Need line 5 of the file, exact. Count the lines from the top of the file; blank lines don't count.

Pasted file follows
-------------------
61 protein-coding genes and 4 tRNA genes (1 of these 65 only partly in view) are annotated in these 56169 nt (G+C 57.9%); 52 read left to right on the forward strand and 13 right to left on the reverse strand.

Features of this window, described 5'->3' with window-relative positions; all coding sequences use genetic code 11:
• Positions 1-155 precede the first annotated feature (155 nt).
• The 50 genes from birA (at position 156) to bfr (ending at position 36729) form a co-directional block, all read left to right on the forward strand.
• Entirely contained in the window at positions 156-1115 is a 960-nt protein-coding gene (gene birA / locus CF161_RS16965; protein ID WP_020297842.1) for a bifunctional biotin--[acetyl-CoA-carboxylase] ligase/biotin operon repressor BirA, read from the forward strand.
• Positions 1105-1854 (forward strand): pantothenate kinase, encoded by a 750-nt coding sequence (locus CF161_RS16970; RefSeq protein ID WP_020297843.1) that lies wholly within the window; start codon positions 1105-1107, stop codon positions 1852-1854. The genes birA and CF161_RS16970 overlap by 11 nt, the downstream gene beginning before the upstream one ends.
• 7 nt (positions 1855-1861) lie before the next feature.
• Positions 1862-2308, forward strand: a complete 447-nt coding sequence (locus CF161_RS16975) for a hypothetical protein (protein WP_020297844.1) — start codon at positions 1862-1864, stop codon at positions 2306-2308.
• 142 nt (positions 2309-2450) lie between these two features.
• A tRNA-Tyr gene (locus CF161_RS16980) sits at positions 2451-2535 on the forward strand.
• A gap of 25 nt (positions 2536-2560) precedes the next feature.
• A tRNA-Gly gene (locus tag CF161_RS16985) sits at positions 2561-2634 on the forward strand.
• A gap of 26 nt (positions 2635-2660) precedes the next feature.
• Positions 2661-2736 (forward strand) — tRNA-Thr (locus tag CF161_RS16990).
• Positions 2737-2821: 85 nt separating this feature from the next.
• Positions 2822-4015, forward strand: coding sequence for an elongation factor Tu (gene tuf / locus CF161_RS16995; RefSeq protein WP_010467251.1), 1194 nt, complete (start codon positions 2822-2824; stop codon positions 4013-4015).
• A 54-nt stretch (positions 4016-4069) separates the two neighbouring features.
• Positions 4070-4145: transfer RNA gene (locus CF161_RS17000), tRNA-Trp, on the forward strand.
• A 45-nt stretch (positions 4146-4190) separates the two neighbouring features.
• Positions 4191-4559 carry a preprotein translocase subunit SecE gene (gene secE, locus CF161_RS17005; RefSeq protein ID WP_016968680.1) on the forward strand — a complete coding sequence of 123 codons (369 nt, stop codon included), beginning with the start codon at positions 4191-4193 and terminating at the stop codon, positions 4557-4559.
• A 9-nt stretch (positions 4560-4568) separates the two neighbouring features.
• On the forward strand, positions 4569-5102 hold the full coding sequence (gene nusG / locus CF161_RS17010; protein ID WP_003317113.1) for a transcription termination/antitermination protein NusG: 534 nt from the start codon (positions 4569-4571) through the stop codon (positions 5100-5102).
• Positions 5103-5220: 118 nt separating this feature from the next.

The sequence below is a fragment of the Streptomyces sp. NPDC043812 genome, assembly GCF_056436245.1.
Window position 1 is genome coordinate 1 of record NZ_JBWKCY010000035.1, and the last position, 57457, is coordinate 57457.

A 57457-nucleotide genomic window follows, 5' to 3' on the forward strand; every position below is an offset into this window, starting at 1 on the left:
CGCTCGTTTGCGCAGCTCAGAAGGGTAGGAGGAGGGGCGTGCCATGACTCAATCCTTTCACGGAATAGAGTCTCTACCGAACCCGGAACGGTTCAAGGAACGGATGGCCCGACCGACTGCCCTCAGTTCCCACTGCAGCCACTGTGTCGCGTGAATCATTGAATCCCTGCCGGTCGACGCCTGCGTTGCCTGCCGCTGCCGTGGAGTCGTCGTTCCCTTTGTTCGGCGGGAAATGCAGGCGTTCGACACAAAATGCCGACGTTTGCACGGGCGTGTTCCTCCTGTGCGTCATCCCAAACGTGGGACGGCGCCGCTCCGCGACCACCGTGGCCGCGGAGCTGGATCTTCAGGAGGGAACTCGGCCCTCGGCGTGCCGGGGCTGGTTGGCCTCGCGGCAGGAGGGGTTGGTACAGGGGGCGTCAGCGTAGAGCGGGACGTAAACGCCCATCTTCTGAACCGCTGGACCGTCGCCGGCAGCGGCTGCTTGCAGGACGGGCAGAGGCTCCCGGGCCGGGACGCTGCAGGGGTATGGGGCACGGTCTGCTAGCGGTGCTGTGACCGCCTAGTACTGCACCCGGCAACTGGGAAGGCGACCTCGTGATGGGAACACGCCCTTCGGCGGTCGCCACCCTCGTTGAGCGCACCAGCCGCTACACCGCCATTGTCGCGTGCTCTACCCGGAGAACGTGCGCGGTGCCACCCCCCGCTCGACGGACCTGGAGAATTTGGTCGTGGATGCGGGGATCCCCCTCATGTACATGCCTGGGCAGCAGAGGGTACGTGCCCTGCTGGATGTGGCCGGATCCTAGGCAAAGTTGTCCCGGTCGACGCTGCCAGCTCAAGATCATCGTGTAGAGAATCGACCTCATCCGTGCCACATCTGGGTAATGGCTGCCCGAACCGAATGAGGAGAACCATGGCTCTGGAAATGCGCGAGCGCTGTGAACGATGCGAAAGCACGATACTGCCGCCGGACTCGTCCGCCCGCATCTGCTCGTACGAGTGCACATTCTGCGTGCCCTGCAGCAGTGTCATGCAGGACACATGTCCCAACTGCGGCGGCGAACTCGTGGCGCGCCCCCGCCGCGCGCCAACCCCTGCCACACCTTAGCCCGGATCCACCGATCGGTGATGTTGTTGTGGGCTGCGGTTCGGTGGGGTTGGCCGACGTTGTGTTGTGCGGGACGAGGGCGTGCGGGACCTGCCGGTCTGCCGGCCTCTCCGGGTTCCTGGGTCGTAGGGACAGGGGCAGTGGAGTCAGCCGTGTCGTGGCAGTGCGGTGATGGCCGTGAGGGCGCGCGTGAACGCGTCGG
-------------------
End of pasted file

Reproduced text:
• Entirely contained in the window at positions 156-1115 is a 960-nt protein-coding gene (gene birA / locus CF161_RS16965; protein ID WP_020297842.1) for a bifunctional biotin--[acetyl-CoA-carboxylase] ligase/biotin operon repressor BirA, read from the forward strand.